The fatal shooting of Trayvon Martin by George Zimmerman took place on the night of February 26, 2012, in Sanford, Florida in the United States. Martin was an unarmed 17-year-old African American high school student. Zimmerman, a 28-year-old Hispanic American, was the neighbourhood watch co-ordinator for the gated community where Martin was temporarily staying and where the shooting took place. Zimmerman was acquitted of murder on July 13 triggering protests against racial profiling across America and calls for a federal civil rights prosecution.
Zimmerman keen to go to law school to help those wrongly accused
Reuters in New York
After his acquittal on murder charges, George Zimmerman may go to law school so he can help people wrongly accused of crimes like himself, friends said.
After he was found not guilty of murdering black teenager Trayvon Martin, one of the first calls Zimmerman, 29, made was to defence witness John Donnelly and his wife Leanne Benjamin.
They got to know Zimmerman in 2004 when he and a black friend opened an insurance office in a Florida building where Benjamin worked. They grew close and the couple spent time with him during the trial.
Over dinner with Zimmerman recently, Benjamin said he told them he would like to go to law school. "I'd like to help other people like me," he had said.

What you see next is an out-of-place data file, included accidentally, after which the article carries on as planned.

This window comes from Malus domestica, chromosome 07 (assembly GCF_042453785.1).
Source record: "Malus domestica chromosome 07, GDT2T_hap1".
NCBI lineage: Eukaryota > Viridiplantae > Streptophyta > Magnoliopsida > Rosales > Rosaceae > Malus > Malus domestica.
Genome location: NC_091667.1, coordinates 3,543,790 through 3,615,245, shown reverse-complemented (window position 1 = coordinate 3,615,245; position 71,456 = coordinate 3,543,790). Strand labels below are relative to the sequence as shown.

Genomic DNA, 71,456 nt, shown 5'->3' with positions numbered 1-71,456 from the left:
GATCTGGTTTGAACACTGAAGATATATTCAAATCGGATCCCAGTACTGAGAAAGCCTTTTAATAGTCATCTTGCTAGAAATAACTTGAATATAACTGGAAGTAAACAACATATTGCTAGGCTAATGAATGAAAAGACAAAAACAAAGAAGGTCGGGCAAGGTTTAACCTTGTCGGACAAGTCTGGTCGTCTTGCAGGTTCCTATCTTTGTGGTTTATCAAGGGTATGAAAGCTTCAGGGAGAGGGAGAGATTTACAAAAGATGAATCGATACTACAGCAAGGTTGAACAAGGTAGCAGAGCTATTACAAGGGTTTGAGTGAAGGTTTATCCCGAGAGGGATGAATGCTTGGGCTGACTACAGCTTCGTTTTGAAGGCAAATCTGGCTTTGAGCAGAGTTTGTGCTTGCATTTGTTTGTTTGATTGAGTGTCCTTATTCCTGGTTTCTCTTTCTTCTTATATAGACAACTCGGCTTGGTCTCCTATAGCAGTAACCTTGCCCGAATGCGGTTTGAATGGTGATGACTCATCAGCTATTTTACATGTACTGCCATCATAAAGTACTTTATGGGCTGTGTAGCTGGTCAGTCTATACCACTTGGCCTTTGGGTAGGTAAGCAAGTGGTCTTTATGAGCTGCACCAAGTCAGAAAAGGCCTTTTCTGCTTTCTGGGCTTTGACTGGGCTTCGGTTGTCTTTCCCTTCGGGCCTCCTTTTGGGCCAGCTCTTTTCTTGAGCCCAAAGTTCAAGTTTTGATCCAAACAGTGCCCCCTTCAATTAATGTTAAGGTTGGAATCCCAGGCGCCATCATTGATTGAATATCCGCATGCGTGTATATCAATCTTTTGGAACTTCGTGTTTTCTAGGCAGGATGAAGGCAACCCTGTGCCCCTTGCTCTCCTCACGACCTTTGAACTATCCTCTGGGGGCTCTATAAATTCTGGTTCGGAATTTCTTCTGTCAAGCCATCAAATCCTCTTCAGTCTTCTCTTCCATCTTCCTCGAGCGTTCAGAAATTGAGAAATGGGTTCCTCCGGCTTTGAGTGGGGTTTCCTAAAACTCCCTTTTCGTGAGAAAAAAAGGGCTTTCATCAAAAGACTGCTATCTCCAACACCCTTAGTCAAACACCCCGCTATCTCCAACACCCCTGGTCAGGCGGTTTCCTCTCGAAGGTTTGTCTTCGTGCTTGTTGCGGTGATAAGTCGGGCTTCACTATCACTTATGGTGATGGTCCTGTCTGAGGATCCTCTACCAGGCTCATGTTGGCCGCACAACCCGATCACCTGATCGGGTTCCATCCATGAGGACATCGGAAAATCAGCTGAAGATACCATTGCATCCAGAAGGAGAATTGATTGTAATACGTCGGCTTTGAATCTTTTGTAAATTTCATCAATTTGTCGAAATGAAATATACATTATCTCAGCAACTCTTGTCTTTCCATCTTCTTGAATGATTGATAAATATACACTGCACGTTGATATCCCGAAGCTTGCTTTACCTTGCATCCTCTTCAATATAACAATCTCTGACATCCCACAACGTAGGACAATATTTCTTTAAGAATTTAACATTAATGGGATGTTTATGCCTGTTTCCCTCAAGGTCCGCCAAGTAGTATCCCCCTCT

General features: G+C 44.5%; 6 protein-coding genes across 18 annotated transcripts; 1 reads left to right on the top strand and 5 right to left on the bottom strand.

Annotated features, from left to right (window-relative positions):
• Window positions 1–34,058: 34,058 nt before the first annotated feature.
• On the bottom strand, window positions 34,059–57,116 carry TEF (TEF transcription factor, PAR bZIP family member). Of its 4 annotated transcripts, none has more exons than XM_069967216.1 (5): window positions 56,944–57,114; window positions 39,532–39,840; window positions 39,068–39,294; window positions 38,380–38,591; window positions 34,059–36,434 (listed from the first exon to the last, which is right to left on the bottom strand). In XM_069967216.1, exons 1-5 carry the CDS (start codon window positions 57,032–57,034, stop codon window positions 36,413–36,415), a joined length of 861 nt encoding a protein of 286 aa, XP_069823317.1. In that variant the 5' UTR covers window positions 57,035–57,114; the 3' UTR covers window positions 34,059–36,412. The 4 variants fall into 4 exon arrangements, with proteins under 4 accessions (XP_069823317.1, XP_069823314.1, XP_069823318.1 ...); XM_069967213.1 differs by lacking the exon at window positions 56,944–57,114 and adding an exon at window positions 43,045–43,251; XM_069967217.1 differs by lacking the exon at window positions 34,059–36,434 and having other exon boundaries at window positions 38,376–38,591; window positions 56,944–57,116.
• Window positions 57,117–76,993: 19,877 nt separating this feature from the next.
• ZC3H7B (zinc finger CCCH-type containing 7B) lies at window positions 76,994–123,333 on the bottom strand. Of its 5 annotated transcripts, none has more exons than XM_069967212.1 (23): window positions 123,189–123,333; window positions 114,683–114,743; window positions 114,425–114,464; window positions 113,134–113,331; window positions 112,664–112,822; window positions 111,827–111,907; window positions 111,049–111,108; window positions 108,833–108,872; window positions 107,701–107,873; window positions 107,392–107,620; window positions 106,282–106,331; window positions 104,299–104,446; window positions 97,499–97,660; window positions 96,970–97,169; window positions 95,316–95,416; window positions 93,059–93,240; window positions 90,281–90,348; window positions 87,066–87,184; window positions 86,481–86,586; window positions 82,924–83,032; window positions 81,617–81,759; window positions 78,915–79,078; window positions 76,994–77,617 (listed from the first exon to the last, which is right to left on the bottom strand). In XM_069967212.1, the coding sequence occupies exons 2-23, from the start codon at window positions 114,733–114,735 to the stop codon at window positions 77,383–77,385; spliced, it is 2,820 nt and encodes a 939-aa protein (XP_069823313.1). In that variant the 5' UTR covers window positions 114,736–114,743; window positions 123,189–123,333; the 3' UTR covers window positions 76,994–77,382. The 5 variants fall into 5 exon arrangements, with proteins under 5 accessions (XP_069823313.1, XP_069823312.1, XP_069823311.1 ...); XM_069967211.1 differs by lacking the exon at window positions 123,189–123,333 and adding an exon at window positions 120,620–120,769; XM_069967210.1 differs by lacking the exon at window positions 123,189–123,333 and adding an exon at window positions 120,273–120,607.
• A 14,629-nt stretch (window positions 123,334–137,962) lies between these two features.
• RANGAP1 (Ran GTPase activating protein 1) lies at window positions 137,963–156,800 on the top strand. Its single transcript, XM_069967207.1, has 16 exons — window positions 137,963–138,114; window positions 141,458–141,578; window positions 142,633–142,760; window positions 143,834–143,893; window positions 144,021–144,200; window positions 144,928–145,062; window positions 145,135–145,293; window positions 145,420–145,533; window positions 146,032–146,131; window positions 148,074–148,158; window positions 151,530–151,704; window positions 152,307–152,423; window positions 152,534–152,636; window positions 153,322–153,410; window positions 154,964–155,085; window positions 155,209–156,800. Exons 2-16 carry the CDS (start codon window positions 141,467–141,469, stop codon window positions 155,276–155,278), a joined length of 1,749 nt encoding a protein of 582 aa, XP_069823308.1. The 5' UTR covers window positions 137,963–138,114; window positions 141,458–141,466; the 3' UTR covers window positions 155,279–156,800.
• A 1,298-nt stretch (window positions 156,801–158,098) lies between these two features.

Zimmerman, an insurance investigator, attended community college and was one credit short of an associate degree in criminal justice, but was kicked out of school because he posed a danger to the campus, according to family sources.
"Everybody said he was a cop wannabe but he's interested in law," Benjamin said. "He sees it as a potential path forward to help other people like himself."
Zimmerman's defence lawyer Mark O'Mara confirmed Zimmerman's ambitions. "He wanted to be a cop for a while, but he's talked more recently about going to law school," O'Mara said.
"He has a real interest in the law and … prosecuting appropriately - not like what he got - is something he's very interested in. I will not be surprised if he ends up in criminal law. His dad was a judge, and he wants to be a prosecutor or a lawyer."
But even O'Mara and Zimmerman's brother, Robert, admitted his life would never be the same after the trial, which has forced him to go out in disguise and wear bulletproof vests because of threats to his life.
Donnelly said Zimmerman was hurt very deeply by prosecutors' portrayals of him as a racist vigilante who targeted and pursued Martin simply because he was black.
"The person they are talking about is somebody completely different," Donnelly quoted Zimmerman as telling him recently.